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Carving out change: Ricoh Pandemic Pivot


What do you do when all your business instantly stops? For one Christchurch business, Moko Pounamu, it meant completely changing business models and moving from a wholesaler of beautiful greenstone and bone carvings – to a retailer.

DEAN MORETON IN HIS WORKSHOP

 

The greenstone and bone carving specialists have supplied beautiful New Zealand keepsakes for the country’s souvenir gift shops since the early ‘90s. When the Covid-19 pandemic saw the end of international tourism, founder Deane Moreton knew he had to act quickly to save not just his business – but the jobs of his carvers, sales reps and distribution staff, too.

“When the announcement was made that borders were closing, everything just stopped dead,” he says. “People stopped ordering; the orders just stopped.

“Over lockdown I put a lot of thought into what I was going to do next and how I was going to keep the business going for my staff for the next year or two until the tourists come back.”

And so, a retail website and store were born. Moko Pounamu now sells directly to consumers online and at a bricks and mortar premises on Durham Street.

“There is a lovely sense of patriotism in New Zealand at the moment to support New Zealand businesses and New Zealand-made products, and we have seen that people want a piece of pounamu to give to their family members.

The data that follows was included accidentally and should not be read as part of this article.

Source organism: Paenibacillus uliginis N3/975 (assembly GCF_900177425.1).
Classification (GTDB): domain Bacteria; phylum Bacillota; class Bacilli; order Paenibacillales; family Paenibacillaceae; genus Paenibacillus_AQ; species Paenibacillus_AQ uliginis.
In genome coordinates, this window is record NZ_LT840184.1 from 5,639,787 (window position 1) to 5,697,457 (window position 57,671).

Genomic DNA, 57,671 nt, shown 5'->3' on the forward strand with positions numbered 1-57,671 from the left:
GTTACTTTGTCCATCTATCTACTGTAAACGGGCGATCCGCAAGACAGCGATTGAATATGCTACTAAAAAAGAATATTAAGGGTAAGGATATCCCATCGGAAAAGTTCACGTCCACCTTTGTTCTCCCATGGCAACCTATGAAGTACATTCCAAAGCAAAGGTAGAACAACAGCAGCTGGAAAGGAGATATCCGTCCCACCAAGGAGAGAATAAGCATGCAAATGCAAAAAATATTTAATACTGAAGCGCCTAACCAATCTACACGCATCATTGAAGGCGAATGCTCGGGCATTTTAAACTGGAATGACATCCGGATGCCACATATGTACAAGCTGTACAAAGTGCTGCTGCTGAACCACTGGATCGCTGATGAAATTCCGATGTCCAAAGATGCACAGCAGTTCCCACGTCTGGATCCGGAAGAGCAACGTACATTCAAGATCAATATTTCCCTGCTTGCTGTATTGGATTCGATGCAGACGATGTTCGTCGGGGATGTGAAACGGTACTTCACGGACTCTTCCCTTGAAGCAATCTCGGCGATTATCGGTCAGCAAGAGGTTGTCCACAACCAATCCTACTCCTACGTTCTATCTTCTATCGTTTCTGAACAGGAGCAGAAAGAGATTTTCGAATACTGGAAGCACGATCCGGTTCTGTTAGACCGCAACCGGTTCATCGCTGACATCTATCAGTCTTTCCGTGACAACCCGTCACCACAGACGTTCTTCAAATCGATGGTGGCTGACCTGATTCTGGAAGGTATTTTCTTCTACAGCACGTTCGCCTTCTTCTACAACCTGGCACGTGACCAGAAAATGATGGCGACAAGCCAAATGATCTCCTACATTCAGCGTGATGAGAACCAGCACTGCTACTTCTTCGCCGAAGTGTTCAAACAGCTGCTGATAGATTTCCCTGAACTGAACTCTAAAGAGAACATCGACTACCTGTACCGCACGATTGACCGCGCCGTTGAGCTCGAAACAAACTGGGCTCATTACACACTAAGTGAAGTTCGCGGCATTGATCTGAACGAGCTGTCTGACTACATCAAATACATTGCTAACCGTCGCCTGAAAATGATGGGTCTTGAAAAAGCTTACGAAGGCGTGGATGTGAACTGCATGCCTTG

“It’s not just in New Zealand either, though. We have had orders from Switzerland, Hungary, England, Australia and the US.”

The shift has also meant the business has been able to employ more local carvers making more bespoke, one-off pieces.

“We’ve always had production in New Zealand, but one thing we have found is there’s lots of talented carvers who don’t have their own marketing or sales channels, so now we can provide that for them while offering customers beautiful one-off designs.”

Visit the Moko Pounamu retail store at 340 Durham Street, or online at www.mokopounamu.co.nz.

MOKO POUNAMU PRODUCTS

Ricoh Pandemic Pivot

Helping girls thrive: Ricoh Pandemic Pivot


Teenagers – and their parents – will know the anxiety around what comes after high school. So imagine those feelings amplified by a global pandemic which means no OEs, job shortages, and disruption to tertiary education courses.

Marina Shearer and Jo Mathieson

 

Enter Thrive for Girls, a coaching organisation designed to help girls navigate their formal education while gaining confidence, set goals, and plan their pathway forward.

And which brought its launch forward a month in April to help ease such Covid-19-related concerns.

“Today girls are under incredible pressure to perform at their best and make the right choices for the rest of their lives. With the additional challenges of a post Covid-19 economic downturn the choices that girls make for their life are more important than ever before,” says co-founder Marina Shearer.

Based in Waiau, Marina and her co-founder Jo Mathieson run job ready, tertiary ready, exam ready and life ready programmes with the help of a host of other coaches.

The women bring a wealth of life experience and qualifications to Thrive: Marina, a hopeful doctor turned clinical psychologist turned motivational speaker, facilitator and coach, and Jo, a commercial pilot turned corporate high flyer.

“We want the girls enrolled in our programme to emerge into the world confident of who they are and what they want, and knowing what they need to do to achieve their study, work and life goals,” says Jo.

The programmes also include parental involvement and support groups, with scholarships and donations for scholarships, available, too.

Find out more at www.thriveforgirls.com.


Ricoh Pandemic Pivot

 

Masking disruption: Ricoh Pandemic Pivot


Christchurch-based apparel maker, Cactus Outdoor, has added a new product to its repertoire: Locally made face masks which use bacteria-busting natural wool filters.